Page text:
Barbara Ann Carroll, born 2 September 1940 into this world and 12 June 2022 into the next one, knows how to throw a party. In the corner of heaven inhabited by creative souls, the party may never end.
Known around the world by practitioners of the art of primitive rug hooking, Barb has spent four decades learning, mastering and spreading the skills of rug pattern design, hooking technique, and especially her own virtuoso sense of color and texture usage. Barb is the co-author of four books on various rug hooking topics and has written dozens of feature articles for rug hooking magazines.
While living in Sedalia, MO in the early 1980s Barb and her pal Bobbie True drove to Kansas City and crashed a class being taught by Emma Lou Lais, the great big band era singer who learned rug hooking from her mother. Emma Lou tolerated the intrusion but gave them small projects meant to discourage them. They kept coming back, projects completed, and Their hooking talent was quickly evident. Soon Barb and Bobbie were were driving all over the Midwest looking for vintage wool skirts in thrift shops, and surreptitiously setting them on fire to weed out the synthetics.
Barbara attended hooking workshops around the country, learning more skills and developing her style - and her reputation as a superb rug planner - and was soon teaching classes herself. Along the way, many pots of foul smelling dyed wool were brewed to create just the right colors. When she and husband Wayne Carroll moved to Ligonier, PA in 1995 and purchased a large property suitable for a bed and breakfast operation, the Woolley Fox was born.
For ten years the Woolley Fox B&B hosted guests who marveled at the Americana arts and furniture that Barb has been collecting since her early 20s. Her sense of design and color is not limited to rugs: every room in the Woolley Fox evidenced her skill at whimsical harmony and house tours were a joyful voyage of discovery. The Woolley Fox rug business was building momentum at the same time, with Barb creating patterns, negotiating distribution deals with other artists and building a wool stockpile (in bolts, not disassembled and dyed skirts) that became legendary.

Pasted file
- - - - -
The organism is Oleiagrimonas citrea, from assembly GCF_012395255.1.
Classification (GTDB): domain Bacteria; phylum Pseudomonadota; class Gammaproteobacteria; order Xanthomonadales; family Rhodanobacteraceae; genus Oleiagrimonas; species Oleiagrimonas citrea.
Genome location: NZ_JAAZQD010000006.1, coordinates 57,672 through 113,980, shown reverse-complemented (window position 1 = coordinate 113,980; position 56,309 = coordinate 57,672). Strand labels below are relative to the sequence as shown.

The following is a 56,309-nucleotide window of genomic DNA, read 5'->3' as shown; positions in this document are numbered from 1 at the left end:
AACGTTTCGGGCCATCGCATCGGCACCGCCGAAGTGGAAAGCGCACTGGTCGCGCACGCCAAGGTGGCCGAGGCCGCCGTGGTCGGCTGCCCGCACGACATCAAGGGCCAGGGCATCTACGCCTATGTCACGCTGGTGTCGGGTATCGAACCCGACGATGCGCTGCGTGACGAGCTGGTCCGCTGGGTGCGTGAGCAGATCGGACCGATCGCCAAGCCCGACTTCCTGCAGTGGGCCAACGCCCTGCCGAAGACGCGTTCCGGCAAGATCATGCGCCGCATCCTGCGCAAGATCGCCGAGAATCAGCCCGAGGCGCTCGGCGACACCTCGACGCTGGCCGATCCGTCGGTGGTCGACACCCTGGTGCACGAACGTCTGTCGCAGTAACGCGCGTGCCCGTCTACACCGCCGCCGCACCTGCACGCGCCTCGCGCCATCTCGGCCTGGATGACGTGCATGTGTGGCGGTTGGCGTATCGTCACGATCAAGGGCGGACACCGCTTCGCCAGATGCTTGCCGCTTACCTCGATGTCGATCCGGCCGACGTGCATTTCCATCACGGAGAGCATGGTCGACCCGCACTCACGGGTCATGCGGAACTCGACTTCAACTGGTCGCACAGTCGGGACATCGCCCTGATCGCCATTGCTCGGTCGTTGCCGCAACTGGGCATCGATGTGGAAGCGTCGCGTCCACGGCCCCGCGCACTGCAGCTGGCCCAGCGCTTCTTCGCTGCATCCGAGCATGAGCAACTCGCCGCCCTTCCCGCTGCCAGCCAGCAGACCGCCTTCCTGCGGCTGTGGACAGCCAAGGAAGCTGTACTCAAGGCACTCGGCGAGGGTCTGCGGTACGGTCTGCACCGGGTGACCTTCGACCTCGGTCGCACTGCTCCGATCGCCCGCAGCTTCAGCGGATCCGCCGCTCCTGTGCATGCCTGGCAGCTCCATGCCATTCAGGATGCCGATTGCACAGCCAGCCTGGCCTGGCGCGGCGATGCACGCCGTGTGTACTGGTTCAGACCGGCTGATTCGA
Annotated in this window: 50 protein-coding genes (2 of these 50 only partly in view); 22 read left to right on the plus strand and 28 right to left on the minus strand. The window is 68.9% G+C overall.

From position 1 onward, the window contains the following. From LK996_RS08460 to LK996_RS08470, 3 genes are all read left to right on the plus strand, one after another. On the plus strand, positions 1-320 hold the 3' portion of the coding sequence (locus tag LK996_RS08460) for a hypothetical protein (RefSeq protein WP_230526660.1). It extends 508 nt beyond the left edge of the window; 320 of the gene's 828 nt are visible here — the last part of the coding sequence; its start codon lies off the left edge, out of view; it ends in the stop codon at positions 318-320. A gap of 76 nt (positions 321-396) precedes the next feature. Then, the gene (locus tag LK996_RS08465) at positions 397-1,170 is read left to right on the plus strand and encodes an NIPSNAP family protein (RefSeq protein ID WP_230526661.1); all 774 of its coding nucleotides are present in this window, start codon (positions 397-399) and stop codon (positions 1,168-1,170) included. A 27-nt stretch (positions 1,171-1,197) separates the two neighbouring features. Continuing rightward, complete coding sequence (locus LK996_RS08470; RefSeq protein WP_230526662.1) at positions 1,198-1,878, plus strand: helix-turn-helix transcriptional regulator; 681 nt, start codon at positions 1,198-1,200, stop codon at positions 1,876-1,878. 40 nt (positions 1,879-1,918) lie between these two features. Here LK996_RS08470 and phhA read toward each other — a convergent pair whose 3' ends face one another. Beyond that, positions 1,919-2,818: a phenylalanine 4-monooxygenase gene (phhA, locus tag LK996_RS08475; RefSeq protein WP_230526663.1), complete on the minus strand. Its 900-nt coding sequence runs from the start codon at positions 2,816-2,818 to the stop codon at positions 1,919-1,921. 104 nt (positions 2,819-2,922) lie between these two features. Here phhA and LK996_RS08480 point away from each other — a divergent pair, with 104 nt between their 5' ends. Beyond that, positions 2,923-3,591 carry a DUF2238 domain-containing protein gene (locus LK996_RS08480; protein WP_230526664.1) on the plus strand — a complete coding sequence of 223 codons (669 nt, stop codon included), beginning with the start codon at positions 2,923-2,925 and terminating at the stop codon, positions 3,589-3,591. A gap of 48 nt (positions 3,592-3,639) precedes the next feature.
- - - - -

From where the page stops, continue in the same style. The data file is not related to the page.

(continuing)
Soon the Woolley Fox was hosting an annual rug camp that grew large enough to take over the Ligonier Ramada Inn for a week every year, with local businesses handing out hooker specials. Barbara loved promoting the art of rug hooking, but she also loved promoting her community and Ligonier’s assortment of artisans, antique dealers, restauranteurs, and shop owners valued her friendship and enjoyed not only the business she brought to town, but the laughter and silliness as well.
Barbara’s daughters Diane (Tom Lestina) and Robin (Loren Jensen) got married during the Sedalia years and grandchildren Jack and Abigail Lestina and Molly and Nicholas Jensen soon became a special focus for Barbara, who bought them toys she didn’t understand (Pokémon and Nintendo games), watched them play sports she didn’t understand (tennis and soccer), supported everything they did, and loved them the best way she knew how. Many of the early Woolley Fox guests were served meals and refreshments by an assortment of grandchildren.
Barbara’s husband Wayne had a career that kept them constantly moving before arriving in Ligonier. At every stop along the way, Barbara painted and decorated as if she would never leave. She read mystery novels in every single room of every single home. She also collected friends as if they would always be together. While the addresses changed frequently, the collections of treasures and treasured friends only grew larger. Thus, there are many people who will miss her.
Meanwhile, Barb is throwing heavenly parties, reunited with her parents - Joseph Hammond James and Lois Elizabeth (Posie) Carter - and Wayne, friends (like Bobbie True and Jo Northrop) and teachers and students and all the beloved dogs and cats that lived with her along the path she travelled. She is showing off her breakfast muffins, telling the hooker’s pasta story, finally sharing the recipe for Aunt Adabelle’s meat sauce, and picking the brains of the first women who turned scraps of clothing into what became one of North America’s signature textile crafts - the hooked rug.
Waiting their turns to join the party are her siblings Bill James and Judy Enis, her daughters and their families (including first great-grand Monica Lestina), favorite niece Ann Curtis and two very opinionated Maine Coon cats.
Services will be on July 22 at St. Cecilia (220 St. Cecilia Road, Whitney PA 15650) A rosary at 10:30 and funeral mass at 11:00. In lieu of flowers, Barbara would love to be remembered with donations to the National Museum of the American Coverlet in Bedford, PA and the Holy Trinity Catholic Church food pantry in Ligonier.